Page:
In spite of all this good fortune, Arlene became very depressed. She had given up hope of a remission as her energy levels had continued to fall. The cancer wasted her flesh rapidly (she lost 90 pounds between January and June). Without hope of remission, she did not want to draw out her decline. To Arlene, the thought of dying in a hospital with breathing tubes in her nose and feeding tubes in her stomach was unbearable. She asked her oncologist how much pain medicine to take in order to die.
We were alarmed by this, and worried that Arlene might do something without discussing it with us first. . . something which could cause her to become a Coroner’s case. We discussed Arlene’s idea with her general practitioner to see how he would respond. Although it would not be an unusual situation, he told us he would have to report it to the Coroner. Understanding the situation, Arlene agreed not to do anything which might put her in danger of an autopsy (for suicide) without first discussing it with us.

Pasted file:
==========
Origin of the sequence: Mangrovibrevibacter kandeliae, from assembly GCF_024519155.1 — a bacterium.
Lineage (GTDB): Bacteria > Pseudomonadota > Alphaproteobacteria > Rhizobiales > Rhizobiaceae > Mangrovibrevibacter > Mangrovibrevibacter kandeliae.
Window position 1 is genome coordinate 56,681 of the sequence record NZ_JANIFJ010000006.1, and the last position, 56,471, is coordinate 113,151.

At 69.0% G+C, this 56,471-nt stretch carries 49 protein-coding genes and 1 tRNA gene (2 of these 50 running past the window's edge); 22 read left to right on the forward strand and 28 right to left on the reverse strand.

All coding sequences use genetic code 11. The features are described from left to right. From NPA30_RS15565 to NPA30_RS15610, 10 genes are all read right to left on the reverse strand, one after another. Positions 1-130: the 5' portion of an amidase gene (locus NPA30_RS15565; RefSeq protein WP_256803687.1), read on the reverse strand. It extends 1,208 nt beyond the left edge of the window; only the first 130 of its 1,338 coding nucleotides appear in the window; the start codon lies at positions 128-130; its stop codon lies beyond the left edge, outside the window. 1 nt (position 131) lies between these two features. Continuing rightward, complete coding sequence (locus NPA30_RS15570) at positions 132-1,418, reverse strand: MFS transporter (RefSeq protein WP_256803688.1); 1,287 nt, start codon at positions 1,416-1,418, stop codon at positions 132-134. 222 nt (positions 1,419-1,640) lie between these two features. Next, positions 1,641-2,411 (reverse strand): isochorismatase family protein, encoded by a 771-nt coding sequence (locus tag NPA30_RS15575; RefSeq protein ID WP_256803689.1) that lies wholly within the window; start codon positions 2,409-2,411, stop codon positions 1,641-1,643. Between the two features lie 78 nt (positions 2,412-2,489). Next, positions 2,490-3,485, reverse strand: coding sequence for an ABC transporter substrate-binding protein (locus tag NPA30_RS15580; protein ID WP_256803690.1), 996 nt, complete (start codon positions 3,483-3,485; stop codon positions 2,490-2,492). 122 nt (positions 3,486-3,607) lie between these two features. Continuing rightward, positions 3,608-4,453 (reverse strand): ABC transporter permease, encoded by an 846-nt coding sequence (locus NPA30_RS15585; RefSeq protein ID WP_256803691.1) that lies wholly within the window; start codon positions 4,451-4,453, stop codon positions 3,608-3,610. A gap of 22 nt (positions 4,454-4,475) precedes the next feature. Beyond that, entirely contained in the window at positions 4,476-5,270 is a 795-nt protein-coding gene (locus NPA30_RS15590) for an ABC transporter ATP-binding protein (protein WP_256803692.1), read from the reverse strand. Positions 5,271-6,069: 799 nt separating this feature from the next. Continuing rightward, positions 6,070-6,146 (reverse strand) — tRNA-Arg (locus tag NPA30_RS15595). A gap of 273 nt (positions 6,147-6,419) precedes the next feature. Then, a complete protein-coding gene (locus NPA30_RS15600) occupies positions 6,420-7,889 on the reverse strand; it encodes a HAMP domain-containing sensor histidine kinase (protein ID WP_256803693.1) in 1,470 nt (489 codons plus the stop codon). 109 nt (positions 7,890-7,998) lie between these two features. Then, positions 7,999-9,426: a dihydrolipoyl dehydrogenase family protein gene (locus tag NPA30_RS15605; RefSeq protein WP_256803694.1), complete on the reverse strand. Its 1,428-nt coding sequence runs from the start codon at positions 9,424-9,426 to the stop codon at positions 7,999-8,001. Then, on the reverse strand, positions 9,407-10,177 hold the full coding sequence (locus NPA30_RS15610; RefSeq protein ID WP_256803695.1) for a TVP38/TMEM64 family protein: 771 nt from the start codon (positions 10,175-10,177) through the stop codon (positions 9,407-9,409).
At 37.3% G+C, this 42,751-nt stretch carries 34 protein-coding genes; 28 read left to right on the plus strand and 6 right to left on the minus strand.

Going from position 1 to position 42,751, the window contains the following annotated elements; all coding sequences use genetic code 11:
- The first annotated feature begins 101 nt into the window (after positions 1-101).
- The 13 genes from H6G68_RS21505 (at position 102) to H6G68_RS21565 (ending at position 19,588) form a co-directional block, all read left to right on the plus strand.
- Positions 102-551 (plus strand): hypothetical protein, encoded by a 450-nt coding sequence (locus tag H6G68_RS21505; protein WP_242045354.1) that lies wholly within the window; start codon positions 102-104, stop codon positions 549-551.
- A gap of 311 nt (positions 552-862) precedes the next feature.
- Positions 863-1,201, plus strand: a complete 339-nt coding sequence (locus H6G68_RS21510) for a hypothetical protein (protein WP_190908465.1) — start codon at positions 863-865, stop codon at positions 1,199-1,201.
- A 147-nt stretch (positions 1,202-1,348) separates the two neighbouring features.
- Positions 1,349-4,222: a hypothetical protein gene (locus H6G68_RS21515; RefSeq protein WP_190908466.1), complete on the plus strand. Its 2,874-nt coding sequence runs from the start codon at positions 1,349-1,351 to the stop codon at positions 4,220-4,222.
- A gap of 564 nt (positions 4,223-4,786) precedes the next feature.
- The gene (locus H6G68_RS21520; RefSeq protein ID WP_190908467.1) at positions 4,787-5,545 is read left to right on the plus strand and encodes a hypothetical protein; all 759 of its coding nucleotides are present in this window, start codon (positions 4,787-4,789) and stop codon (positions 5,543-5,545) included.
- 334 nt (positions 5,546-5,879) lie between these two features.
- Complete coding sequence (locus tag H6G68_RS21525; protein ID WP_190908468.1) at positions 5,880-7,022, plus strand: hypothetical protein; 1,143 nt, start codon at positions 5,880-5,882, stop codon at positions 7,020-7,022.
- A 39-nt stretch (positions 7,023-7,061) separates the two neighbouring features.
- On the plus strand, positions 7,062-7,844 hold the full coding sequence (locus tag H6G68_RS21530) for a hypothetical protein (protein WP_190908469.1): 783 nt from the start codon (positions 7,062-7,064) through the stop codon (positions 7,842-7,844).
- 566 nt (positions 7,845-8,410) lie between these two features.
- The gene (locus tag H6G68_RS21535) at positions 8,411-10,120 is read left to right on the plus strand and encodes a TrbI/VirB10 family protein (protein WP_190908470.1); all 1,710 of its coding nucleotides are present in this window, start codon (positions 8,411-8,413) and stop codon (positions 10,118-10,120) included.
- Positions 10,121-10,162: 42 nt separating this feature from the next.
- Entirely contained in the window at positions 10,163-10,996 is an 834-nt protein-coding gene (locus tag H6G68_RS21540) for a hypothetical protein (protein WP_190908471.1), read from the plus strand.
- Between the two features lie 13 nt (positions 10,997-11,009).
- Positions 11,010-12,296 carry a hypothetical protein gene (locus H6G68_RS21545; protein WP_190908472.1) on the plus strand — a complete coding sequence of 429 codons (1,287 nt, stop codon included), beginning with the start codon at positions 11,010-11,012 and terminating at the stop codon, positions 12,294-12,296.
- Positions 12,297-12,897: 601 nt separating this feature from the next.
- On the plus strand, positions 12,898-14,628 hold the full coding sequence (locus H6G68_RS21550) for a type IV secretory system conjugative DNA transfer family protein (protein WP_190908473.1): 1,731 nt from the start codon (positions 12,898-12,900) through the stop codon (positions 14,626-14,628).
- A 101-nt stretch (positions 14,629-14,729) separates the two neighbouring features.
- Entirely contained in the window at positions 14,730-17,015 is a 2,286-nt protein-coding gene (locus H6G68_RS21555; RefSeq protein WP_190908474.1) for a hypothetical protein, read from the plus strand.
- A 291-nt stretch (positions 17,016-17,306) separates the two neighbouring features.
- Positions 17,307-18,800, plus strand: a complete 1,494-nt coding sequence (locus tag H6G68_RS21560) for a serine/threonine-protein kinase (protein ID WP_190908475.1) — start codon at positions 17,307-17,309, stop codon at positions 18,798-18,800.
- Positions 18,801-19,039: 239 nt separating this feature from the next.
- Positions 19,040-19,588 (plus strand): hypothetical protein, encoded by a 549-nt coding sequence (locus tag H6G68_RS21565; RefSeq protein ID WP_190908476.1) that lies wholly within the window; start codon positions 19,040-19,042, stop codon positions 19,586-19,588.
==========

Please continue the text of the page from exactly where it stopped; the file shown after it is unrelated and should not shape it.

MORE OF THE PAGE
This required a great deal of courage from Arlene. Before her conversion to cryonics, she had made up her mind that she did not want a wasting death or to force family and other loved ones to suffer through a slow termination. She had resolved (if such a disease should befall her) to die of carbon monoxide poisoning in her own garage — taking her cats with her.
We talked to the hospice nurses and to her general practitioner to see if there were any humane alternatives open to her. If she refused food and water, we were told, the current medical ethics would accept this as a natural death.
There seemed no other way. Yet if an experimental animal were treated the way dying human beings are required to be treated, the researchers would be jailed for “cruelty to animals.” Society would allow her cats to have a humane death, but Arlene must suffer.